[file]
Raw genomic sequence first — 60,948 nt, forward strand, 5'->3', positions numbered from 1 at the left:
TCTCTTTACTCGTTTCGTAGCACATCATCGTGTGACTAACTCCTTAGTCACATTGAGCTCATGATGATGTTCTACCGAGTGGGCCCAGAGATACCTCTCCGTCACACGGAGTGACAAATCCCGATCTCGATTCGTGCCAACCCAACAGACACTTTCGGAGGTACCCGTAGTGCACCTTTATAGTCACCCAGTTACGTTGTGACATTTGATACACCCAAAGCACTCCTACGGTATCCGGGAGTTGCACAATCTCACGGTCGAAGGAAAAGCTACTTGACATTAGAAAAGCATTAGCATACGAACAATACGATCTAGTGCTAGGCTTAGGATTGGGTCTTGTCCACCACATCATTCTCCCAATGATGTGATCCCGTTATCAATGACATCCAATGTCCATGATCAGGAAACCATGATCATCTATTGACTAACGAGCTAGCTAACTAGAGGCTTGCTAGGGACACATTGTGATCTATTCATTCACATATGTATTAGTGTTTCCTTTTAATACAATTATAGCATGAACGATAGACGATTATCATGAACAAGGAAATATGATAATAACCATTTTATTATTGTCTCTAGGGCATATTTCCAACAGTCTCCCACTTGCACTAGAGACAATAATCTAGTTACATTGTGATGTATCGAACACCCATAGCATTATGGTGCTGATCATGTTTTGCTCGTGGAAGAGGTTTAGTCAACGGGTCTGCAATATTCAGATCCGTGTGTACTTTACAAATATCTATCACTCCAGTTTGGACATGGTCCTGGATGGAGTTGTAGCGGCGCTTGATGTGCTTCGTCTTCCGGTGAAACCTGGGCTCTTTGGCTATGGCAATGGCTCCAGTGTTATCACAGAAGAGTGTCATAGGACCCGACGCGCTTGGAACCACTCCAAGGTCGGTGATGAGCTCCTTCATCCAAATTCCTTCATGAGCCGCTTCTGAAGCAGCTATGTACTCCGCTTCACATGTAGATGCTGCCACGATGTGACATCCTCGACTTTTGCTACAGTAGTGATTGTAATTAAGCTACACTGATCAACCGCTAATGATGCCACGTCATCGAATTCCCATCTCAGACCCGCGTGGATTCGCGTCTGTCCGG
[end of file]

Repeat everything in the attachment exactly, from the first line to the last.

Raw genomic sequence first — 60,948 nt, forward strand, 5'->3', positions numbered from 1 at the left:
TCTCTTTACTCGTTTCGTAGCACATCATCGTGTGACTAACTCCTTAGTCACATTGAGCTCATGATGATGTTCTACCGAGTGGGCCCAGAGATACCTCTCCGTCACACGGAGTGACAAATCCCGATCTCGATTCGTGCCAACCCAACAGACACTTTCGGAGGTACCCGTAGTGCACCTTTATAGTCACCCAGTTACGTTGTGACATTTGATACACCCAAAGCACTCCTACGGTATCCGGGAGTTGCACAATCTCACGGTCGAAGGAAAAGCTACTTGACATTAGAAAAGCATTAGCATACGAACAATACGATCTAGTGCTAGGCTTAGGATTGGGTCTTGTCCACCACATCATTCTCCCAATGATGTGATCCCGTTATCAATGACATCCAATGTCCATGATCAGGAAACCATGATCATCTATTGACTAACGAGCTAGCTAACTAGAGGCTTGCTAGGGACACATTGTGATCTATTCATTCACATATGTATTAGTGTTTCCTTTTAATACAATTATAGCATGAACGATAGACGATTATCATGAACAAGGAAATATGATAATAACCATTTTATTATTGTCTCTAGGGCATATTTCCAACAGTCTCCCACTTGCACTAGAGACAATAATCTAGTTACATTGTGATGTATCGAACACCCATAGCATTATGGTGCTGATCATGTTTTGCTCGTGGAAGAGGTTTAGTCAACGGGTCTGCAATATTCAGATCCGTGTGTACTTTACAAATATCTATCACTCCAGTTTGGACATGGTCCTGGATGGAGTTGTAGCGGCGCTTGATGTGCTTCGTCTTCCGGTGAAACCTGGGCTCTTTGGCTATGGCAATGGCTCCAGTGTTATCACAGAAGAGTGTCATAGGACCCGACGCGCTTGGAACCACTCCAAGGTCGGTGATGAGCTCCTTCATCCAAATTCCTTCATGAGCCGCTTCTGAAGCAGCTATGTACTCCGCTTCACATGTAGATGCTGCCACGATGTGACATCCTCGACTTTTGCTACAGTAGTGATTGTAATTAAGCTACACTGATCAACCGCTAATGATGCCACGTCATCGAATTCCCATCTCAGACCCGCGTGGATTCGCGTCTGTCCGG